Neon Shudder- (viii) neuromantic: the communion of nature and technology Review


Testament to the popularity of 80’s aesthetics and those dark digital futures that so many are fond of, the synth and retrowave movements just keep growing and growing. As with any scene, it doesn’t take long for a point of saturation to be reached, the music fast becoming formulaic and safe, which makes it all the more difficult to find something new and truly inspiring. With (viii) neuromantic: the communion of nature and technology, Neon Shudder offers 4 tracks of synthwave with enough nods to industrial, witchhouse and other genres to freshen proceedings a little. Unfortunately, the tunes themselves are not quite strong enough to raise Neon Shudder above the pack.

Cargo occult’ opens with a pulsing kick and crude stock snare and hi-hat. It’s reminiscent of witchhouse acts like Salem – somehow grim and melodic at once, like a sweet drink with a bitter aftertaste. It’s uncomfortably awkward – the melody is untrustworthy. Never leave it alone and never turn your back on it. I don’t know what, but something will happen, and it will most probably be bad.

Kill or be killed’ is industrial stomp working overtime to fulfill orders. The beat crackles and crashes with relentless aplomb. Keep your fingers away from the machinery and be sure to wear the provided safety goggles. Despite the blown-out approach in the drum programming, musically ‘kill or be killed’ is catchier, with a far poppier edge than its predecessor. That is until the mad scientist arrives, stabbing chords on a controller keyboard, the wires connecting to an interface of two-dozen disembodied heads that sing the notes from the digital speaker systems fitted in their hollow throats.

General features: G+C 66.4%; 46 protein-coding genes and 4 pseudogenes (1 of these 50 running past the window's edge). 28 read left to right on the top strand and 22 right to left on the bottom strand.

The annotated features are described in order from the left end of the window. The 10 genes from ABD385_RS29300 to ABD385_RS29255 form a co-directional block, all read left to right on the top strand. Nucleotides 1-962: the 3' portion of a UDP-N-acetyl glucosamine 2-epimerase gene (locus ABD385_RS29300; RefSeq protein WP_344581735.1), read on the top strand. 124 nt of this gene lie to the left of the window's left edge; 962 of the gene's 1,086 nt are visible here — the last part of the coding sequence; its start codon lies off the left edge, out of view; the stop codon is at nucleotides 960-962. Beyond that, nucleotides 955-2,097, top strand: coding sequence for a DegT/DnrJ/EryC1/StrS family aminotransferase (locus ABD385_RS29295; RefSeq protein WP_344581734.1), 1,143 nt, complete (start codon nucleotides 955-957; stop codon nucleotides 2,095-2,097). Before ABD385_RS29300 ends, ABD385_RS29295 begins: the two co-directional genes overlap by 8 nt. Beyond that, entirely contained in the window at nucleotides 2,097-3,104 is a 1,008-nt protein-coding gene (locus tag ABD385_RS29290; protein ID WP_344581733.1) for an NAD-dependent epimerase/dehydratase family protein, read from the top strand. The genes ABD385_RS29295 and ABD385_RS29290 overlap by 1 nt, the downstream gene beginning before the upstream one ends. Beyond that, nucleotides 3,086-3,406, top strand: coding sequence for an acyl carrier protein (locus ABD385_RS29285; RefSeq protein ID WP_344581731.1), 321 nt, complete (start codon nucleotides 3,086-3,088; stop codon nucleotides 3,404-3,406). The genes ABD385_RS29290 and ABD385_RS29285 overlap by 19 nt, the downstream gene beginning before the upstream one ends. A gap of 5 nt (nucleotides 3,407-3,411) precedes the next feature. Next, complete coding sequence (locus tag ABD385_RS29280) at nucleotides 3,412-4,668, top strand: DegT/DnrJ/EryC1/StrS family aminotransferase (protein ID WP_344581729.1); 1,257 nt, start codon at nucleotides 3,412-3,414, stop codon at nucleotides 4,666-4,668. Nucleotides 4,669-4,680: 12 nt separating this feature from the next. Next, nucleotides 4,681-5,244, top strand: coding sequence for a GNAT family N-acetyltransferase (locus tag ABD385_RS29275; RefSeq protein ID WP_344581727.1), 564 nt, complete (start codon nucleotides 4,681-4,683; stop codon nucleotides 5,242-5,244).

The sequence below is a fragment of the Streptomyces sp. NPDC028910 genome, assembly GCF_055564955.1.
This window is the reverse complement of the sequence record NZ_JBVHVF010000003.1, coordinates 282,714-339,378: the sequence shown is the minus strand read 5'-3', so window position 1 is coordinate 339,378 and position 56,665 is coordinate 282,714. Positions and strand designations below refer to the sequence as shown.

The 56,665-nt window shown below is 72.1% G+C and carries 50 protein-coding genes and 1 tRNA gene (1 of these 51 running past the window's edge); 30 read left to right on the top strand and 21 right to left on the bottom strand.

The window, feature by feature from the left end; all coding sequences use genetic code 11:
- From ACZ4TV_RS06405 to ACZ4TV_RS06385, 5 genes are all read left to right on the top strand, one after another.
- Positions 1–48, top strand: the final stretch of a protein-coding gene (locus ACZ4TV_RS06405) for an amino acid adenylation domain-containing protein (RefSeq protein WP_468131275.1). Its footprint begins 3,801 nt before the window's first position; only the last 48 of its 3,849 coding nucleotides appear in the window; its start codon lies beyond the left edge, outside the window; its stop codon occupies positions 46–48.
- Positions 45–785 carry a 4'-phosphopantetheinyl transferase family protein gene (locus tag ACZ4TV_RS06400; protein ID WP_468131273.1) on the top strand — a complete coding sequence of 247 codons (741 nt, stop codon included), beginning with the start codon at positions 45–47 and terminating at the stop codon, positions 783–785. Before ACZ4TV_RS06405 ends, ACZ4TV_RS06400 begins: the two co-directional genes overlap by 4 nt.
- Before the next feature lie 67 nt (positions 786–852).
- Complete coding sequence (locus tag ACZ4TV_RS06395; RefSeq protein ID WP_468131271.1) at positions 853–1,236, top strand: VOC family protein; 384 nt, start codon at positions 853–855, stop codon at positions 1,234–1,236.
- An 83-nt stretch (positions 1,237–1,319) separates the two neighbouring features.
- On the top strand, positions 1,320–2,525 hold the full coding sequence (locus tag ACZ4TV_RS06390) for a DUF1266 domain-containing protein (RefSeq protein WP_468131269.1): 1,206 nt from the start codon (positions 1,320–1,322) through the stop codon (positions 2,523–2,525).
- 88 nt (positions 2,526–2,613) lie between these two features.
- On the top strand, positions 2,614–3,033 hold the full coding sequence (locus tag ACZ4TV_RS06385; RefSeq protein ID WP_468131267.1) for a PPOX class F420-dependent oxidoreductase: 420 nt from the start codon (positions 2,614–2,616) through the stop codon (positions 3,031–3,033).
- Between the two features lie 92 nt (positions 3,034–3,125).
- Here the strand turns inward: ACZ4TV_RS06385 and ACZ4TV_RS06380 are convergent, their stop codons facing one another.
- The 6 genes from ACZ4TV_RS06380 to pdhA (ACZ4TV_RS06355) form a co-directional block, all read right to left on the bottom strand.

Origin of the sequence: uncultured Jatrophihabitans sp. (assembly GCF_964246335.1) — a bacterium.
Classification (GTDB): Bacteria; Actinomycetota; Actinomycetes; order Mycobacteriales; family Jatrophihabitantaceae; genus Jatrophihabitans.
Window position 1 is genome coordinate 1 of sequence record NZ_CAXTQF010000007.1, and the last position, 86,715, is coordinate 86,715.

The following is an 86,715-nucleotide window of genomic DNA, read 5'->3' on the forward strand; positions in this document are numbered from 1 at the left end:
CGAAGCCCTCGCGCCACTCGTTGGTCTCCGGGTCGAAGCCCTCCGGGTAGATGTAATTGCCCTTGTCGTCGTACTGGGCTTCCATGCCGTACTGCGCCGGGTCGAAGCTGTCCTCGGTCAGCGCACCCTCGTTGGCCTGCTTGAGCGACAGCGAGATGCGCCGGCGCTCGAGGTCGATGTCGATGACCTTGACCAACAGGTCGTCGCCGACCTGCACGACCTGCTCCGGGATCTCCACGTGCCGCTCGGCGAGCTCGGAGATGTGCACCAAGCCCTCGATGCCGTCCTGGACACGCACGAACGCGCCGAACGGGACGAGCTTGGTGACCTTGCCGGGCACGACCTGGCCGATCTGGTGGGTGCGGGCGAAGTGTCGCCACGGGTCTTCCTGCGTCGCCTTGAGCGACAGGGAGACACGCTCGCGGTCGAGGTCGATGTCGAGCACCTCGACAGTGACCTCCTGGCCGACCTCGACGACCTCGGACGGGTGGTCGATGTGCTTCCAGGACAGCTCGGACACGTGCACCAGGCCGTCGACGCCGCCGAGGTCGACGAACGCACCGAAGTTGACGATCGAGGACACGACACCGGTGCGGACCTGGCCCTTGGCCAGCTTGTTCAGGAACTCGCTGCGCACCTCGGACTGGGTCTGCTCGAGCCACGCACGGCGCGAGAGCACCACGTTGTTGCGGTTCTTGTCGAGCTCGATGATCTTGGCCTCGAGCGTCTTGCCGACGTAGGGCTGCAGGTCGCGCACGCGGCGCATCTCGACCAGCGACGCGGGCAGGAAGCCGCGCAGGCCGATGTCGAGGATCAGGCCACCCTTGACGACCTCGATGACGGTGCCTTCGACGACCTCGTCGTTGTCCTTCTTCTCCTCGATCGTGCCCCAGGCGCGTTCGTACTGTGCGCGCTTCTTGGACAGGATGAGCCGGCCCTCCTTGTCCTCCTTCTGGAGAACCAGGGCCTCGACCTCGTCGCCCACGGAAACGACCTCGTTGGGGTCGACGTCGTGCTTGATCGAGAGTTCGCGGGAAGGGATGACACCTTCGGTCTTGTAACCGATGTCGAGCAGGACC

‘Not to be fucked with’ features fellow Pennsylvanian’s, Reapers, supplying vocals and additional programming. With an overtly poppy approach, it”s at odds with the previous tracks, the cheese factor amped with the inclusion of vocals. It’s reminiscent of the type of music your wannabe vampire goth mates used to listen to in the 90’s, or what you’d hear playing in ‘edgy’ and sparsely populated nightclubs in bad teen TV, where everyone has freshly painted fake tattoos and blue braided wooly dreadlocks. Whilst it might work on an EP of entirely vocal tracks, here it feels like it’s been shoehorned for the sake of inclusion.

For all its titular Nietzschean nods, ‘the tragedy of being’ isn’t quite as destructive and nihilistic as one might expect, a mournful pianoesque track with an unusual choice of kick-heavy backing. It’s reminiscent of live drumming and makes this writer question whether the composer has a background in metal or hardcore punk. Strangely, for all it’s quick kick glory, it works well, propelling an otherwise sombre track with a kind of regimented support structure that screams ‘don’t give up’.

On the whole, (viii) neuromantic: the communion of nature and technology, doesn’t feel cohesive, but more a mixture of oddments and leftovers. The tracks themselves are toe-tapping head-nodders, but still ultimately a little forgettable in a sea of other artists. Despite this, there are flashes of inspiration amongst these 4 sparsely populated tracks, and it’s enough to make Neon Shudder an act worth keeping tabs. We’ve been informed that Neon Shudder is currently working on a cyberpunk concept album, Cadence, which will feature 20 tracks, each with a corresponding story component. Fingers crossed, if the issues of consistent musical thematics and not-quite-up-there tuneage can be ironed out, we could be in for quite a treat.

(viii) neuromantic: the communion of nature and technology is available now on Bandcamp as a name your price digital download. You can get it here.

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Written by Christopher Towlyn
Scribbler of words. Thinker of things. Unintentional lucid dreamer. Chaotic good. @ThatPeskyTowlyn

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